A great conversation, through the lens of a leader, is based on purpose.
Emotion, heart and genuine connection play a vital part. And we absolutely should enjoy our conversations. But we respect and honor people more by being helpful, rather than what feels like hang time with a buddy.
Enjoyment and meaning come from purpose.
A common question is how to make the most of all the one-to-one meetings. I personally like to think of them as conversations rather than meetings. That creates a different picture for me.
Meetings seem like something organizations do, conversations seem like something people have. Semantics? Perhaps. But words matter because they create mental images. I enjoy conversations; I’m not so sure I want another “meeting.”
Enjoy the relationships you have with your volunteers, but use the time wisely. I know you are busy, and so are your volunteers, so having a game plan for a great conversation is just smart.
Who initiates the conversation changes the tone, but it doesn’t change the important elements.
If you initiate as the leader, the conversation has a certain feel. If the volunteer initiates, the conversation takes a different path. However, other than emergencies such as a marriage in crisis or a death in the family, etc., certain elements are helpful in nearly every conversation, regardless of who initiates.
This list is not meant to be formulaic. It’s not intended to be mechanical. I’m offering a certain order, but it doesn’t always have to go that way. It’s a guide. For example, if you have a long-standing relationship, some of the elements can be covered in a minute or two. If it’s the first time you meet a new volunteer, you might barely get through a couple of elements on the list and need to talk again soon. There may be a coaching moment, and there might not be, etc. But overall, these elements will serve you well as a leader.
5 key elements to guide a great conversation:
You can’t over encourage anyone. The only factor required to ensure that encouragement is meaningful is that you are sincere.
Take time to listen. If it’s the first time you meet, you may need to give a large amount of the conversation to hear their story. If you know the person well, you may only need a few minutes to catch up. This is usually the best place to start the conversation.
Always thank the volunteer for their contribution to the team!
2) The Matter at Hand
It’s best to get to the point soon. It’s surprising how often the real matter of the conversation is left to the end, and the time runs out before you finish what you set out to accomplish.
Whether it’s solving a problem, coaching for personal growth, or planning an event, the purpose of the conversation should be clear and known in advance. Since you know your purpose, jump in and use your time well.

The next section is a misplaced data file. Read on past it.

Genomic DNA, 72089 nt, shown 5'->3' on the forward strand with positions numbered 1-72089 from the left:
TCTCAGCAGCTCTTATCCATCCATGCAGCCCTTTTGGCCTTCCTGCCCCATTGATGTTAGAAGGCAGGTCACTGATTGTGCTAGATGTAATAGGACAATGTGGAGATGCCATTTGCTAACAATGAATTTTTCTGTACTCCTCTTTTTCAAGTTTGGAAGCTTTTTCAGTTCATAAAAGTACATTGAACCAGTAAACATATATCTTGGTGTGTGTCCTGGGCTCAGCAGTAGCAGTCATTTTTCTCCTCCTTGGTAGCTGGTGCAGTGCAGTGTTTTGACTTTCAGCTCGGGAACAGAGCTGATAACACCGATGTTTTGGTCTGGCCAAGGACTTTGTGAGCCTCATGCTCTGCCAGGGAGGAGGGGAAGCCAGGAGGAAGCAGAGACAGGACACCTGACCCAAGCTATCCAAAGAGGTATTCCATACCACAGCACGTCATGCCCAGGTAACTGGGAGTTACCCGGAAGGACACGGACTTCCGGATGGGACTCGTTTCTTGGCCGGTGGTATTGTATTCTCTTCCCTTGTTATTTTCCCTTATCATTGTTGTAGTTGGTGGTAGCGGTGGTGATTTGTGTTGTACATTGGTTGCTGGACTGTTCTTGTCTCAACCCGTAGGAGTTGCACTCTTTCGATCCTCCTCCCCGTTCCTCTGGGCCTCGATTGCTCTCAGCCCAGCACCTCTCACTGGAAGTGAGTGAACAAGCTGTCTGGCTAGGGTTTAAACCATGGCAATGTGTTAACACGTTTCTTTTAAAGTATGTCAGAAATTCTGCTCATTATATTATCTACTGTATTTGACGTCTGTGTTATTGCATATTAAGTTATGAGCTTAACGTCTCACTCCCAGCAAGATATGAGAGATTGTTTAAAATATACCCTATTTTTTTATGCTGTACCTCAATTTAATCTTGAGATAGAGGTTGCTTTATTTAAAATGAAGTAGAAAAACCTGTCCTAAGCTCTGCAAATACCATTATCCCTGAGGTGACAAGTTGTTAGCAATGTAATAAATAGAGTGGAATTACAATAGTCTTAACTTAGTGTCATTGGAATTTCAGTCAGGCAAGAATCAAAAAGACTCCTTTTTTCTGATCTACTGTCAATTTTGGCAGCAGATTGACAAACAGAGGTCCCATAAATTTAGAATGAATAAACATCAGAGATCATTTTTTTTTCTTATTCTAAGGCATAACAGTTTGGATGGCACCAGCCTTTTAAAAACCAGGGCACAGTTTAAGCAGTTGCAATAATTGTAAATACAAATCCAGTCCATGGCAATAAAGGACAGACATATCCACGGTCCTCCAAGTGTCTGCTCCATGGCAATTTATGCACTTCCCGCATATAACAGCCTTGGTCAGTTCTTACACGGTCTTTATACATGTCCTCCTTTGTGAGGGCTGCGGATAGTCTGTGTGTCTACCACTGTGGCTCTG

There is no need to create a rushed feel; it’s amazing how much you can accomplish in a relaxed way when you are focused.
(If the conversation is highly conflict oriented it requires a different approach. Conflict is a complex subject and needs an entire article on its own.)
3) Coaching Moment
One of my favorite approaches is to write these two words on a napkin. Fruit and Joy. Fruit (results) without joy is drudgery. No one can last long like that. Joy without fruit may be fun, but you don’t accomplish anything.
Ask the person how they are doing in each one. Whether the topic involves their job, or home life or ministry, both fruit and joy must exist for meaningful success to be realized over the long haul. This practice isn’t necessary every time you talk, but it’s a great coaching tool as needed.
If the conversation is more church ministry oriented, always connect it to the bigger vision of the church overall. Don’t hesitate here. You might be tempted to think that the person “gets it” and knows the vision as well as you do. They might! But remember vision leaks; you can’t communicate it too much. Like “catching up” on a personal story, this doesn’t need to take long. It can literally be just a few minutes.
Casting vision helps inspire, connect and remind people of why they do what they do.
5) Spiritual guidance
I think of this as the “How’s your soul?” question. Essentially you are asking how their walk with God is going. A good question to ask is: “What is God saying to you lately?” Or, “How’s your prayer life? Alive and vibrant or more of a dry season?”
You don’t need to have all the answers, but you can offer spiritual guidance that gives direction and encouragement. You may offer a scripture or just good counsel. You may just listen and offer to pray. Praying for them right then, or later if more appropriate, is one of the best gifts you can give.
These elements will help you have great conversations!
This article originally appeared here.